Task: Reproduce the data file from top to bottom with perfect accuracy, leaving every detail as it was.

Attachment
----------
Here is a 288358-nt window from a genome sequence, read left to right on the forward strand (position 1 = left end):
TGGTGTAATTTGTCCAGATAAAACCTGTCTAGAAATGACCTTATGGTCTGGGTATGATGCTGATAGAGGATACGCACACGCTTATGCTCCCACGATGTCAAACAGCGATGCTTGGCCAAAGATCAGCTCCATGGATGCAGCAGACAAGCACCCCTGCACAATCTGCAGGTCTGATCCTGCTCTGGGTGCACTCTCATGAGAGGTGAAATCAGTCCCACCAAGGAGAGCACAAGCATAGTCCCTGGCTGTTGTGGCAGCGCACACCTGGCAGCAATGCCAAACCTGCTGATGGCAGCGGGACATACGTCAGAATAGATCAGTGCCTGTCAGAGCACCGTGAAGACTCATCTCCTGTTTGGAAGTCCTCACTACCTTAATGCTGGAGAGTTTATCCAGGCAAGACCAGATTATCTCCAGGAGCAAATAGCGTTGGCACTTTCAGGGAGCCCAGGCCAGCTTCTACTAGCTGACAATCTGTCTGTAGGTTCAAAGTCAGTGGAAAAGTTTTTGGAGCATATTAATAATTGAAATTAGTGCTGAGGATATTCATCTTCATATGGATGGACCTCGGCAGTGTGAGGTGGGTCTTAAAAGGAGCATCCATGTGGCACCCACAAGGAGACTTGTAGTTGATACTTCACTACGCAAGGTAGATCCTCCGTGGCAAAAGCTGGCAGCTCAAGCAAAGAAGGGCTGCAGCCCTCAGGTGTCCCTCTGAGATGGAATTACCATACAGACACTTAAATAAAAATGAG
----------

Here is a 288358-nt window from a genome sequence, read left to right on the forward strand (position 1 = left end):
TGGTGTAATTTGTCCAGATAAAACCTGTCTAGAAATGACCTTATGGTCTGGGTATGATGCTGATAGAGGATACGCACACGCTTATGCTCCCACGATGTCAAACAGCGATGCTTGGCCAAAGATCAGCTCCATGGATGCAGCAGACAAGCACCCCTGCACAATCTGCAGGTCTGATCCTGCTCTGGGTGCACTCTCATGAGAGGTGAAATCAGTCCCACCAAGGAGAGCACAAGCATAGTCCCTGGCTGTTGTGGCAGCGCACACCTGGCAGCAATGCCAAACCTGCTGATGGCAGCGGGACATACGTCAGAATAGATCAGTGCCTGTCAGAGCACCGTGAAGACTCATCTCCTGTTTGGAAGTCCTCACTACCTTAATGCTGGAGAGTTTATCCAGGCAAGACCAGATTATCTCCAGGAGCAAATAGCGTTGGCACTTTCAGGGAGCCCAGGCCAGCTTCTACTAGCTGACAATCTGTCTGTAGGTTCAAAGTCAGTGGAAAAGTTTTTGGAGCATATTAATAATTGAAATTAGTGCTGAGGATATTCATCTTCATATGGATGGACCTCGGCAGTGTGAGGTGGGTCTTAAAAGGAGCATCCATGTGGCACCCACAAGGAGACTTGTAGTTGATACTTCACTACGCAAGGTAGATCCTCCGTGGCAAAAGCTGGCAGCTCAAGCAAAGAAGGGCTGCAGCCCTCAGGTGTCCCTCTGAGATGGAATTACCATACAGACACTTAAATAAAAATGAG